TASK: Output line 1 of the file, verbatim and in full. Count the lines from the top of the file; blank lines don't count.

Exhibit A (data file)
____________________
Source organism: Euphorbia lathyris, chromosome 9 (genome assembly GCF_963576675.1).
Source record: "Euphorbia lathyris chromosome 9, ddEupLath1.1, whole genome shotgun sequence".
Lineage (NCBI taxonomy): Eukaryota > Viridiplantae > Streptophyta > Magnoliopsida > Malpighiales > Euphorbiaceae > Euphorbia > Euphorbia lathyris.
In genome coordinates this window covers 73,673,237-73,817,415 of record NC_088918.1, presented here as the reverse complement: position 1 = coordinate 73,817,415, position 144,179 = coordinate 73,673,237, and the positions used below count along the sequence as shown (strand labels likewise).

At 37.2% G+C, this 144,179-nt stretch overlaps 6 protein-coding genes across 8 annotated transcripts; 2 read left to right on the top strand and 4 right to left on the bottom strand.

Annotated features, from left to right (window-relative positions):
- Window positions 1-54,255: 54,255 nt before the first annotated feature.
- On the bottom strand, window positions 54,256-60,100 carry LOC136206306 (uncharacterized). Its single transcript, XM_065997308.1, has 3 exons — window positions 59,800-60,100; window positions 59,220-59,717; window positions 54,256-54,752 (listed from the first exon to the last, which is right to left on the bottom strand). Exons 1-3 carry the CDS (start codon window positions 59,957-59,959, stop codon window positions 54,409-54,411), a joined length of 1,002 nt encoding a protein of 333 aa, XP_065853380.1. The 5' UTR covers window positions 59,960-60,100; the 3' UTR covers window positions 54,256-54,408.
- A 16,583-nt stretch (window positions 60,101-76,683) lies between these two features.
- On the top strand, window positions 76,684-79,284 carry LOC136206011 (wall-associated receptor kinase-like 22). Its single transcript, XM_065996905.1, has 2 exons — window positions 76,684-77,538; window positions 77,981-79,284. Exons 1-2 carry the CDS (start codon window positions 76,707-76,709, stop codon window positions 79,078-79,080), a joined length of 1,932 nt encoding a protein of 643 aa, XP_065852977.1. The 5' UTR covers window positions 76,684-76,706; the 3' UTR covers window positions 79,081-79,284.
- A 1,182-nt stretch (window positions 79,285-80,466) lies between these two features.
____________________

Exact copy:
Source organism: Euphorbia lathyris, chromosome 9 (genome assembly GCF_963576675.1).